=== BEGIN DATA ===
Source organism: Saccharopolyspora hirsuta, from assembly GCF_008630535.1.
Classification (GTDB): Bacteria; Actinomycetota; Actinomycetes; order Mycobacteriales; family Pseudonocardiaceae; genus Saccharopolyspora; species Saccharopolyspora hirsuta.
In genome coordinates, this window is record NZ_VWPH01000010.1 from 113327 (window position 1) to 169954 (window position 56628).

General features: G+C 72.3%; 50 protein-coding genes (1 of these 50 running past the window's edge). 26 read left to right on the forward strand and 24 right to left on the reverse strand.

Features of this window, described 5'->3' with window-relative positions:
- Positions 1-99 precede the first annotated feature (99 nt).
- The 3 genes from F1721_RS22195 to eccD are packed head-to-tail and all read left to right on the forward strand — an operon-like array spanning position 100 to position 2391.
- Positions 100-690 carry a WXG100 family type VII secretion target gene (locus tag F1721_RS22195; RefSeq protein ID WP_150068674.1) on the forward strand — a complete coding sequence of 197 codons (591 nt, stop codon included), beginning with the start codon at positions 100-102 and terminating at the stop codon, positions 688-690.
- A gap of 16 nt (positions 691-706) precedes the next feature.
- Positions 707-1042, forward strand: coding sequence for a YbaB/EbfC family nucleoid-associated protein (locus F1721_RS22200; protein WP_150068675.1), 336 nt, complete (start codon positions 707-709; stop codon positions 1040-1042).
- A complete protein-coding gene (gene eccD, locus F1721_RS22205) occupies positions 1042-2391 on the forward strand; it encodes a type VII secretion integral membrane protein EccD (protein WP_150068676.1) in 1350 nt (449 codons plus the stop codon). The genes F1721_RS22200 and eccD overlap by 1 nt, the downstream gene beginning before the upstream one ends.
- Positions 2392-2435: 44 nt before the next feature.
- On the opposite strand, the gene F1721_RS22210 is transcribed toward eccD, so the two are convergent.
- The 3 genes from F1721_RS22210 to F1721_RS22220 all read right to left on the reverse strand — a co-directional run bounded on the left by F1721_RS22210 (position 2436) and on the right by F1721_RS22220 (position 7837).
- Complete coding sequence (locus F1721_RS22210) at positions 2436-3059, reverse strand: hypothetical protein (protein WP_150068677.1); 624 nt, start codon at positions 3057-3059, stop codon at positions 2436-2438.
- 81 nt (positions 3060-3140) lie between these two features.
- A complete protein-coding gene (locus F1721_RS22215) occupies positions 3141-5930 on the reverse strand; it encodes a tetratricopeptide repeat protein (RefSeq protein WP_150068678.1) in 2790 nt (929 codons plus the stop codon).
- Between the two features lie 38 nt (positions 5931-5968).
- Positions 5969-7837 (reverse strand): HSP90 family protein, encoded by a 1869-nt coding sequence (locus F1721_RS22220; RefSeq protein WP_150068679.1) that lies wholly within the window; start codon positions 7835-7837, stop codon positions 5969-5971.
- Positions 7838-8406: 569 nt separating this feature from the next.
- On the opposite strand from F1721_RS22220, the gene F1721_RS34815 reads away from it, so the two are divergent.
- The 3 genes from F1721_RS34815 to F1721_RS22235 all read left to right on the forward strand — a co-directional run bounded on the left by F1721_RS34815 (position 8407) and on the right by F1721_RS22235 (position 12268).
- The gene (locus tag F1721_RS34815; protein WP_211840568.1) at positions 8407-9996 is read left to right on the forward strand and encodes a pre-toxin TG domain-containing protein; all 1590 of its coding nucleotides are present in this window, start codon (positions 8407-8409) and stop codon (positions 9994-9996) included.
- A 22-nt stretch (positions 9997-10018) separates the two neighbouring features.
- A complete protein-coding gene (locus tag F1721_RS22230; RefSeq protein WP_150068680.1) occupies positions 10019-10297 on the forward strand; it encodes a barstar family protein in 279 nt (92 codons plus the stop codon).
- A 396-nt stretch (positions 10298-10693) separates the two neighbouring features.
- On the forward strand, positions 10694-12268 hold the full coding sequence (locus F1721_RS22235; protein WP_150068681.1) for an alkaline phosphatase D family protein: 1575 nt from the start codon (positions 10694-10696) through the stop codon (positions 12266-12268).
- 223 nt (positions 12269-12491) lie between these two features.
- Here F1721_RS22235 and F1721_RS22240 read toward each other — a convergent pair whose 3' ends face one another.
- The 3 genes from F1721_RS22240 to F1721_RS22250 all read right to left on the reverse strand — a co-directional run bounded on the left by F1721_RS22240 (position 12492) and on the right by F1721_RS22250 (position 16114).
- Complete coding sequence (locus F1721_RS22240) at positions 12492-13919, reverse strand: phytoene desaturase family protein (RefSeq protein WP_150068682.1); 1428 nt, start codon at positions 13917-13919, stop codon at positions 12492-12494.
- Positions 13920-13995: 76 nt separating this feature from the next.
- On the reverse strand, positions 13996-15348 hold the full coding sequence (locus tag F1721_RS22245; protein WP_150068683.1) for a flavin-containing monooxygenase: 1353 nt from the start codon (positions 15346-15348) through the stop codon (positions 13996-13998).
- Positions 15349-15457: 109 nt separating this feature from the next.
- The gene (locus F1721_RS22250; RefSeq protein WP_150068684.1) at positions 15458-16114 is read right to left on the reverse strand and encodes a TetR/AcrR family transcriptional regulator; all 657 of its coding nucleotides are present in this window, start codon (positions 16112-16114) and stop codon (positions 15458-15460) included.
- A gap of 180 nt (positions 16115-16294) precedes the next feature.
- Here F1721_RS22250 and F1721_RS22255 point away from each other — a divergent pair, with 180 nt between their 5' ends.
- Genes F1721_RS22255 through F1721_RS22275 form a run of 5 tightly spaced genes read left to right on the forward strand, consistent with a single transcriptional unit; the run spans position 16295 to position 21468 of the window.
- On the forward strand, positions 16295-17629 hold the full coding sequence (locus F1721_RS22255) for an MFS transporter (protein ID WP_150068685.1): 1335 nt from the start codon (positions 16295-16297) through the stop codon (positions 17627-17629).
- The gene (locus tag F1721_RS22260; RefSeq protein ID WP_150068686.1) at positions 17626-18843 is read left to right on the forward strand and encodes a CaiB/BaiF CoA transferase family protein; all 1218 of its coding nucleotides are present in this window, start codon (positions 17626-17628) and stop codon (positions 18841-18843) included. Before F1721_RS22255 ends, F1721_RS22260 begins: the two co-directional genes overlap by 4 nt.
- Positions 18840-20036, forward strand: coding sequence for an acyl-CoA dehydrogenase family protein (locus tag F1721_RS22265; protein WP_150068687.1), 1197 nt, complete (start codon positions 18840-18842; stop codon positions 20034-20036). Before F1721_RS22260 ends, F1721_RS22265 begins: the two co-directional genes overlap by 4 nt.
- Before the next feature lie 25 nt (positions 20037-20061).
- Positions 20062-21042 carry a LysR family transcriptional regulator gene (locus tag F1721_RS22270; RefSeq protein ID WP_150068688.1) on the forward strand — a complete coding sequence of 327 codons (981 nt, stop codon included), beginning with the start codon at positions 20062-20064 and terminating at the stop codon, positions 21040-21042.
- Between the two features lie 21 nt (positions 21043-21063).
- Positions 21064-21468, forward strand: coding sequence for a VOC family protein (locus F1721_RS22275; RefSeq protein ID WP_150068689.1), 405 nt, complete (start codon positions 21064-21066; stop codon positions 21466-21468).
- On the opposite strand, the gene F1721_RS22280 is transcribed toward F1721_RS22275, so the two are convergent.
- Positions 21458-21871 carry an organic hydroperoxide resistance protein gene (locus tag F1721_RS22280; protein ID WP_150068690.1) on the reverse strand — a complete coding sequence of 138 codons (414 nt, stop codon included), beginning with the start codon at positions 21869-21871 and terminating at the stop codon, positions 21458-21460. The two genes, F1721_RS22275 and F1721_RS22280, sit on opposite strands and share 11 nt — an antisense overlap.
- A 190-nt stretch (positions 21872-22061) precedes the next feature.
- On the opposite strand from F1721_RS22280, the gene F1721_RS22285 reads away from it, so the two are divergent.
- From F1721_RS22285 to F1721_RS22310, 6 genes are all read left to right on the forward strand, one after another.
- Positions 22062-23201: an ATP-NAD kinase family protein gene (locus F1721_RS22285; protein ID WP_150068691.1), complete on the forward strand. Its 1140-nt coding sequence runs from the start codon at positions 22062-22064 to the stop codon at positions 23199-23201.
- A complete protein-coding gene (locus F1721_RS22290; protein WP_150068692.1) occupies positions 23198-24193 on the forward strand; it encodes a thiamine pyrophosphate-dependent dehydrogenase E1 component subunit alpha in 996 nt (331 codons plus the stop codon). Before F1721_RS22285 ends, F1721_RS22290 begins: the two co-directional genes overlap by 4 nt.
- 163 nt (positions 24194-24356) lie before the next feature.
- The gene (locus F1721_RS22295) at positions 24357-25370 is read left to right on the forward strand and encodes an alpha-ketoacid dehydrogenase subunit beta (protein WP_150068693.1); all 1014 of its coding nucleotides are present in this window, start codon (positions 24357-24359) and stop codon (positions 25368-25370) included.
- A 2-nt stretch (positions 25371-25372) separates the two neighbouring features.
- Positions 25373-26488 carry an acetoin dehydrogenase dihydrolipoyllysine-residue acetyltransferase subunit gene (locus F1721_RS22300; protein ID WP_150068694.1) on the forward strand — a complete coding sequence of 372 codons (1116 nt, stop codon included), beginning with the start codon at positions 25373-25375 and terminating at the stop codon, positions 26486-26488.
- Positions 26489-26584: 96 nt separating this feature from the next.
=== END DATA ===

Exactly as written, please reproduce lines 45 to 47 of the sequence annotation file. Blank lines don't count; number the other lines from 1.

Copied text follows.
- Positions 21064-21468, forward strand: coding sequence for a VOC family protein (locus F1721_RS22275; RefSeq protein ID WP_150068689.1), 405 nt, complete (start codon positions 21064-21066; stop codon positions 21466-21468).
- On the opposite strand, the gene F1721_RS22280 is transcribed toward F1721_RS22275, so the two are convergent.
- Positions 21458-21871 carry an organic hydroperoxide resistance protein gene (locus tag F1721_RS22280; protein ID WP_150068690.1) on the reverse strand — a complete coding sequence of 138 codons (414 nt, stop codon included), beginning with the start codon at positions 21869-21871 and terminating at the stop codon, positions 21458-21460. The two genes, F1721_RS22275 and F1721_RS22280, sit on opposite strands and share 11 nt — an antisense overlap.